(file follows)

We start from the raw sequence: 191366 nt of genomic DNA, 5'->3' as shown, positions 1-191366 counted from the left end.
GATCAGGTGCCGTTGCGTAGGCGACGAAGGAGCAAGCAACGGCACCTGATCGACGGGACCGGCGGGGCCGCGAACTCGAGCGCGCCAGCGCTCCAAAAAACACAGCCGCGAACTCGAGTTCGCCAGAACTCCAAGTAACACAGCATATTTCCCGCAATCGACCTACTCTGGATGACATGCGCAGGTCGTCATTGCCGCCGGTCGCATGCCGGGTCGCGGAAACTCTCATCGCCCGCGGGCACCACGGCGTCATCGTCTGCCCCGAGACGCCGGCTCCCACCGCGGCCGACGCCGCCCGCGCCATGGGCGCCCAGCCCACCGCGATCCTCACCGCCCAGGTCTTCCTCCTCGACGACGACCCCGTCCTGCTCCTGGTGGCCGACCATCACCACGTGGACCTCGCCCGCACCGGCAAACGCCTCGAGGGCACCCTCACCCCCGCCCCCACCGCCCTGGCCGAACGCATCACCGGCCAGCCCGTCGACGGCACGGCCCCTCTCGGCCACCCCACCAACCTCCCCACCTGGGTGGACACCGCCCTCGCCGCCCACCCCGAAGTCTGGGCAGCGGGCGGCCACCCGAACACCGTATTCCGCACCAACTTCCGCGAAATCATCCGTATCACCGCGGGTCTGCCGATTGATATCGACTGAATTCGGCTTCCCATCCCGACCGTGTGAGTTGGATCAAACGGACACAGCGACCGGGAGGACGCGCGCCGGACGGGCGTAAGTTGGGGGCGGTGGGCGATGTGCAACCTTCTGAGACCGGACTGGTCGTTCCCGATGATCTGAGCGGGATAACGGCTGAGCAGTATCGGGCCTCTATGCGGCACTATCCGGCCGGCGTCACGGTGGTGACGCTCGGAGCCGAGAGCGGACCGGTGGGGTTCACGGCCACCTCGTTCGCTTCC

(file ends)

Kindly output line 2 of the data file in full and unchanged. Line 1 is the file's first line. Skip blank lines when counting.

GATCAGGTGCCGTTGCGTAGGCGACGAAGGAGCAAGCAACGGCACCTGATCGACGGGACCGGCGGGGCCGCGAACTCGAGCGCGCCAGCGCTCCAAAAAACACAGCCGCGAACTCGAGTTCGCCAGAACTCCAAGTAACACAGCATATTTCCCGCAATCGACCTACTCTGGATGACATGCGCAGGTCGTCATTGCCGCCGGTCGCATGCCGGGTCGCGGAAACTCTCATCGCCCGCGGGCACCACGGCGTCATCGTCTGCCCCGAGACGCCGGCTCCCACCGCGGCCGACGCCGCCCGCGCCATGGGCGCCCAGCCCACCGCGATCCTCACCGCCCAGGTCTTCCTCCTCGACGACGACCCCGTCCTGCTCCTGGTGGCCGACCATCACCACGTGGACCTCGCCCGCACCGGCAAACGCCTCGAGGGCACCCTCACCCCCGCCCCCACCGCCCTGGCCGAACGCATCACCGGCCAGCCCGTCGACGGCACGGCCCCTCTCGGCCACCCCACCAACCTCCCCACCTGGGTGGACACCGCCCTCGCCGCCCACCCCGAAGTCTGGGCAGCGGGCGGCCACCCGAACACCGTATTCCGCACCAACTTCCGCGAAATCATCCGTATCACCGCGGGTCTGCCGATTGATATCGACTGAATTCGGCTTCCCATCCCGACCGTGTGAGTTGGATCAAACGGACACAGCGACCGGGAGGACGCGCGCCGGACGGGCGTAAGTTGGGGGCGGTGGGCGATGTGCAACCTTCTGAGACCGGACTGGTCGTTCCCGATGATCTGAGCGGGATAACGGCTGAGCAGTATCGGGCCTCTATGCGGCACTATCCGGCCGGCGTCACGGTGGTGACGCTCGGAGCCGAGAGCGGACCGGTGGGGTTCACGGCCACCTCGTTCGCTTCC